[Mr Creosote] Well, my feeling was that it's extremely pointless, because nobody ever knew anything about any topic. For example, after returning the child to the village, I couldn't even ask its relatives about it - the very child which I had just saved from being eaten by a spider!
It, along the paragraph scheme, fits with the annoying interface, though. That's quite fussy as well. You have got a couple of icons for actions like attacking, examining and using as well as managing your party. Usually, these only send you into further menus recursively.
[Wandrell] It lacks hotkeys, or a fast menu at least. Using a skill is calling the menu, waiting for the portrait to load, pressing the skills icon, searching the skill (alphabetical ordering? We never heard of it and it's probably immoral) and then pressing it to see what happens.
[Mr Creosote] Oh, there are hotkeys! And the submenus can be controlled with the number prefixes which are displayed. That worked much better than the mouse interface. Still far from comfortable, though.
[Wandrell] There are hotkeys? Shows how clear things are. Even the options menu is hidden. They could just have added it to the general menu.
[Mr Creosote] Because the menu is so awful and the mouse is so unresponsive, I started trying out keys at random. “T” is “talk” and so on.
[Wandrell] Actually I found the mouse worked better for moving around than the keyboard, the party changes direction faster. Then I got a weird bug where the pointer got out of screen, then reentered from the other side and the axis got all mixed up. Chaos ensured.
But apparently the last version of the game, v1.3, fixed several things, so maybe the mouse control changes from one to another.
[Mr Creosote] It's also quite annoying that there are so many roads which run diagonally, but no way to walk that way. Collision control is another issue, I kept getting stuck on trees and other obstacles. Let's just say the interface definitely does not make things better.
Graphics and sound
[Wandrell] On the other hand, graphics are nice, and they remind me of Ultima VI, maybe I should say it the other way, as I didn't play Ultima VI until much later. But the best are the cutscenes, sadly I don't think the game and the cutscenes mix well, things like showing a dark forest to end in a bright green one end looking weird.
[Mr Creosote] Well, the night and day cycle is quite rapid in the game, so it might be just that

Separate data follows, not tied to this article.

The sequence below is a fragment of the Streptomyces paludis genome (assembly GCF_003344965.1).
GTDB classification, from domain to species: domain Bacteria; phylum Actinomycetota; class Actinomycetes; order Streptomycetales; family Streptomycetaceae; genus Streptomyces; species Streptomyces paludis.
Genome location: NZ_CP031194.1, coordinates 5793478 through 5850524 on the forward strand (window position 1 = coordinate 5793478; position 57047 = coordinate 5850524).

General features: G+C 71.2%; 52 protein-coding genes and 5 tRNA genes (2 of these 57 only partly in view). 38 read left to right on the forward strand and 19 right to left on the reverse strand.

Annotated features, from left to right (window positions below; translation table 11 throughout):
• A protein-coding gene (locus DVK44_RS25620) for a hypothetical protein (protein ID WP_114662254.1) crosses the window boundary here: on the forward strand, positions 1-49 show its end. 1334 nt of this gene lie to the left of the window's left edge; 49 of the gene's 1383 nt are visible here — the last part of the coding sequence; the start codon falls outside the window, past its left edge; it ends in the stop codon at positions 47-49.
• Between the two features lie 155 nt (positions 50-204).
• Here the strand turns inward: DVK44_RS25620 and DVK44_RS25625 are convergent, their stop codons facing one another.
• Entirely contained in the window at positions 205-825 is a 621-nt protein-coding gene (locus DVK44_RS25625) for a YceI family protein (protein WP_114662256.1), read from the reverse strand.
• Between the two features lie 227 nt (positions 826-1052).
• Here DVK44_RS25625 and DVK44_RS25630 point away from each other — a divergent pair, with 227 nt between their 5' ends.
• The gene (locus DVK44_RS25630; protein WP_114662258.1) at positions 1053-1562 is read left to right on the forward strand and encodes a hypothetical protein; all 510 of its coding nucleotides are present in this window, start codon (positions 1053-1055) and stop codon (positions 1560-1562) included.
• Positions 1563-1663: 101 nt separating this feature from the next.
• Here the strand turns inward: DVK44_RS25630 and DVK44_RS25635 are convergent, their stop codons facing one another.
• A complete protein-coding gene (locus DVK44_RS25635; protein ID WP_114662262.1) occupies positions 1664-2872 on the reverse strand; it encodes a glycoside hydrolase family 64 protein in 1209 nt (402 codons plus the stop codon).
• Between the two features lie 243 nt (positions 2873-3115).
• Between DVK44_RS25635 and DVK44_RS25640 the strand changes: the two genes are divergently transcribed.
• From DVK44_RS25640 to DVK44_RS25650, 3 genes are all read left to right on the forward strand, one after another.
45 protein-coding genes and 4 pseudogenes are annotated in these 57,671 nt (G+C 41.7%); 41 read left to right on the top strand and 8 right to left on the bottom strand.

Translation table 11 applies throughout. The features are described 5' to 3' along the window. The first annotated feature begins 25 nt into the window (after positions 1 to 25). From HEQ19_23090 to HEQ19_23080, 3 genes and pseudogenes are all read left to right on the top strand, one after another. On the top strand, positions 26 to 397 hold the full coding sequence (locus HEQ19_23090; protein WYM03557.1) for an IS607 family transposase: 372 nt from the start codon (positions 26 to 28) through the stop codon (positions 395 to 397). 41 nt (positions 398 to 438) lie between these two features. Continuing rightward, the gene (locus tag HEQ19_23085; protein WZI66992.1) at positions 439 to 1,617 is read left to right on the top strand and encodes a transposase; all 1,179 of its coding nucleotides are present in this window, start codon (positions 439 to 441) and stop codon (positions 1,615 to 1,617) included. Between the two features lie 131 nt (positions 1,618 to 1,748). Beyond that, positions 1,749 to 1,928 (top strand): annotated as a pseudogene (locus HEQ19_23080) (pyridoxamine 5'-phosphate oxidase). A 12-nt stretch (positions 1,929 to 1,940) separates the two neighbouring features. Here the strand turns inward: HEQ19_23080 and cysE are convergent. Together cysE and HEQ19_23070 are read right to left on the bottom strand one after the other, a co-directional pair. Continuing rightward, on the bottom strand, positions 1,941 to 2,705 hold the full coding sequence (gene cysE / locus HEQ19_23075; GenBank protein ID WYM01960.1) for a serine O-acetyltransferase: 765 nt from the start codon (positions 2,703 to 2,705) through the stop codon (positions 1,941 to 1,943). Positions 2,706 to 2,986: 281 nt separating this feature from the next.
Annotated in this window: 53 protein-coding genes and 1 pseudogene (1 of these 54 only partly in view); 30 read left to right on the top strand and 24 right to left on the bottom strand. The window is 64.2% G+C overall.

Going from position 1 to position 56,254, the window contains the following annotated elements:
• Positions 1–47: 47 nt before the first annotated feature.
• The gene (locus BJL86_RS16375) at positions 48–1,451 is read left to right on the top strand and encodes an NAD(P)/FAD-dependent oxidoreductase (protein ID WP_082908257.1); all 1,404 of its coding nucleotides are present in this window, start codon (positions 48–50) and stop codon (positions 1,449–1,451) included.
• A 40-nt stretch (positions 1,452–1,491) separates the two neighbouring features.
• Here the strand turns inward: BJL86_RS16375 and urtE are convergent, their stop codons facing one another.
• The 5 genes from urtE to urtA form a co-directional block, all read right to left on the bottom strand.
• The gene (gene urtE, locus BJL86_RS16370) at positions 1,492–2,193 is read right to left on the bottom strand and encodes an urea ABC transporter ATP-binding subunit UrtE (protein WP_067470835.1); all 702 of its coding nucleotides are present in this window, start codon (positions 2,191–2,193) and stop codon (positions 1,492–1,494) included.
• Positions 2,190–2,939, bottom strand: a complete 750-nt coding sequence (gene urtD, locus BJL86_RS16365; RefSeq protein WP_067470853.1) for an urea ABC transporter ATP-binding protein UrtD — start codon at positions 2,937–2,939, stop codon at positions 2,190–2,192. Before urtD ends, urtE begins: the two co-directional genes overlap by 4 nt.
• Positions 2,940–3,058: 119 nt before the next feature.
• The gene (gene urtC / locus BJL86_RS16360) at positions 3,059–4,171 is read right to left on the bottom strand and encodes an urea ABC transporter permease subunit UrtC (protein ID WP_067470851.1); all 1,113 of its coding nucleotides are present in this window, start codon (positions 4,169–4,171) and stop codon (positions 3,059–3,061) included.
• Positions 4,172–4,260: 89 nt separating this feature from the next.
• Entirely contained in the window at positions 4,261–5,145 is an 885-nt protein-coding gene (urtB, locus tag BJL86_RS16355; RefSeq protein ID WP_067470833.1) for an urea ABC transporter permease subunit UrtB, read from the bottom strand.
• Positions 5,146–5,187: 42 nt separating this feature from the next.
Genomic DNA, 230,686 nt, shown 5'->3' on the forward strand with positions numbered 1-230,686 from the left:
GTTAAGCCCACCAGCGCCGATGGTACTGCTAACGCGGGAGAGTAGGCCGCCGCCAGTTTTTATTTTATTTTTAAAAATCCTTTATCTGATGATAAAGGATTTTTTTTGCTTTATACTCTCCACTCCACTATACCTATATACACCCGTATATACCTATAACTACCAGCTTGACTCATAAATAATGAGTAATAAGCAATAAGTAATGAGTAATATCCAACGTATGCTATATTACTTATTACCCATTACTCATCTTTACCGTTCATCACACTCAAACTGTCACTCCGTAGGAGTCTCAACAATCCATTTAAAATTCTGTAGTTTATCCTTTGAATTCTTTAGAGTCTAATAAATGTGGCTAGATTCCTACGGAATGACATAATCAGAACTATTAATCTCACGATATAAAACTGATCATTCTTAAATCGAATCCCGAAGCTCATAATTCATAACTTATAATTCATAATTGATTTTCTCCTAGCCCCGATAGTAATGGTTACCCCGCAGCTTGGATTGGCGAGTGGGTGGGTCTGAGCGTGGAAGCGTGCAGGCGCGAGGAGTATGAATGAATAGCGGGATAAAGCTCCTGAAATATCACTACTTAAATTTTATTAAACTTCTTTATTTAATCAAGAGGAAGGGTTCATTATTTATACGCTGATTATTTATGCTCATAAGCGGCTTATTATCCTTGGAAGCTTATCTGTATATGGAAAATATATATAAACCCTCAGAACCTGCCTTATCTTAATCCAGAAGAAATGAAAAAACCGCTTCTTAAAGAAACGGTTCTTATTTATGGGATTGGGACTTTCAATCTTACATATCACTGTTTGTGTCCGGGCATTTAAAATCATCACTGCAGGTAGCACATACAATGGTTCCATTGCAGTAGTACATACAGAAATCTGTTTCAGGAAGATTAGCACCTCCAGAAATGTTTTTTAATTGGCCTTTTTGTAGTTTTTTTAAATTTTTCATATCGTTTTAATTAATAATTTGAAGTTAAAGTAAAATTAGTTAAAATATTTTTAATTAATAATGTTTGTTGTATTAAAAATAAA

[Wandrell] Also the music is nice. And when I say the music I mean the one music theme, which will repeat at any chance. But I must say now I'm not sure about it's originality, I didn't recall it was so similar the main theme of Flesh+Blood, a thing I had read somewhere but my bad memory didn't allow to check.
[Mr Creosote] Those low key bleeps which are used from everything ranging from hitting something to closing doors, on the other hand, are quite offensive.
[Wandrell] And the death yells are scary, but just because the sudden ear piercing sound they are.
[Mr Creosote] We have been saying mainly bad things about Lord of the Rings now. So how did you like the game overall?
[Wandrell] Actually I have mixed feelings. On one side, allowing such a freedom to explore is nice, on the other hand it lacks a lot of polishment. Still I like something on this game, I suppose the fact that I used to play it as a kid, even if I never finished it due to all of its problems.
[Mr Creosote] You compared it to Ultima VI before. I must say if anything, this is a poor man's Ultima VI. All the quibbles about the interface and engine are actually not so important.
The big problem I have with the game is that playing it consists almost exclusively of wandering around aimlessly. Nothing ever really seems to be happening. No matter how famous your plot is and how thrilling the themes might be, it all gets lost in yet another forest, yet another endless horizon of plains. Pacing – I think I mentioned the word.
[Wandrell] To me the worse part of the game is no doubt the interface. Could be worse, of course, it could give you electric shock at random, but right now it's enough to be painful.
Anyway, even if I find some charm on this game I can't deny that we are in front of a mediocre game, which wanted to be too much.